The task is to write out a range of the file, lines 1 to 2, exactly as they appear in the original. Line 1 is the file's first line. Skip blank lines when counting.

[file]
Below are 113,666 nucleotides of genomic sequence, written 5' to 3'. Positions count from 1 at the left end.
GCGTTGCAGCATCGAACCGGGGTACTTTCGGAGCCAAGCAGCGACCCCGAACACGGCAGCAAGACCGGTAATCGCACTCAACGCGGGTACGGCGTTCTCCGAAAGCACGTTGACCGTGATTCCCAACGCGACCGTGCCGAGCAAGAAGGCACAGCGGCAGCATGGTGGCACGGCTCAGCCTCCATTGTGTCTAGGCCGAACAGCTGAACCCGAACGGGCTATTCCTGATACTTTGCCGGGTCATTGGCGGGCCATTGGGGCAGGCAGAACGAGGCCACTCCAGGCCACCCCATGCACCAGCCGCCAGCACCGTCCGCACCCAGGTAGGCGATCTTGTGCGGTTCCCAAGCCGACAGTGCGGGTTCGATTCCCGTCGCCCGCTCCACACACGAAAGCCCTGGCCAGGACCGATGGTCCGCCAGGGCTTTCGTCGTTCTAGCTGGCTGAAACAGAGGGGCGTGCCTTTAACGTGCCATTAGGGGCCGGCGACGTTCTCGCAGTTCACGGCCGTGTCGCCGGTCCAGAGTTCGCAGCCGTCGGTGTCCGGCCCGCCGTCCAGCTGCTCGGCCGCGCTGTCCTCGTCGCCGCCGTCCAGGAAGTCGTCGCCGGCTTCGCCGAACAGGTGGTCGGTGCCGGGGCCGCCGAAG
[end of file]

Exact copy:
Below are 113,666 nucleotides of genomic sequence, written 5' to 3'. Positions count from 1 at the left end.
GCGTTGCAGCATCGAACCGGGGTACTTTCGGAGCCAAGCAGCGACCCCGAACACGGCAGCAAGACCGGTAATCGCACTCAACGCGGGTACGGCGTTCTCCGAAAGCACGTTGACCGTGATTCCCAACGCGACCGTGCCGAGCAAGAAGGCACAGCGGCAGCATGGTGGCACGGCTCAGCCTCCATTGTGTCTAGGCCGAACAGCTGAACCCGAACGGGCTATTCCTGATACTTTGCCGGGTCATTGGCGGGCCATTGGGGCAGGCAGAACGAGGCCACTCCAGGCCACCCCATGCACCAGCCGCCAGCACCGTCCGCACCCAGGTAGGCGATCTTGTGCGGTTCCCAAGCCGACAGTGCGGGTTCGATTCCCGTCGCCCGCTCCACACACGAAAGCCCTGGCCAGGACCGATGGTCCGCCAGGGCTTTCGTCGTTCTAGCTGGCTGAAACAGAGGGGCGTGCCTTTAACGTGCCATTAGGGGCCGGCGACGTTCTCGCAGTTCACGGCCGTGTCGCCGGTCCAGAGTTCGCAGCCGTCGGTGTCCGGCCCGCCGTCCAGCTGCTCGGCCGCGCTGTCCTCGTCGCCGCCGTCCAGGAAGTCGTCGCCGGCTTCGCCGAACAGGTGGTCGGTGCCGGGGCCGCCGAAG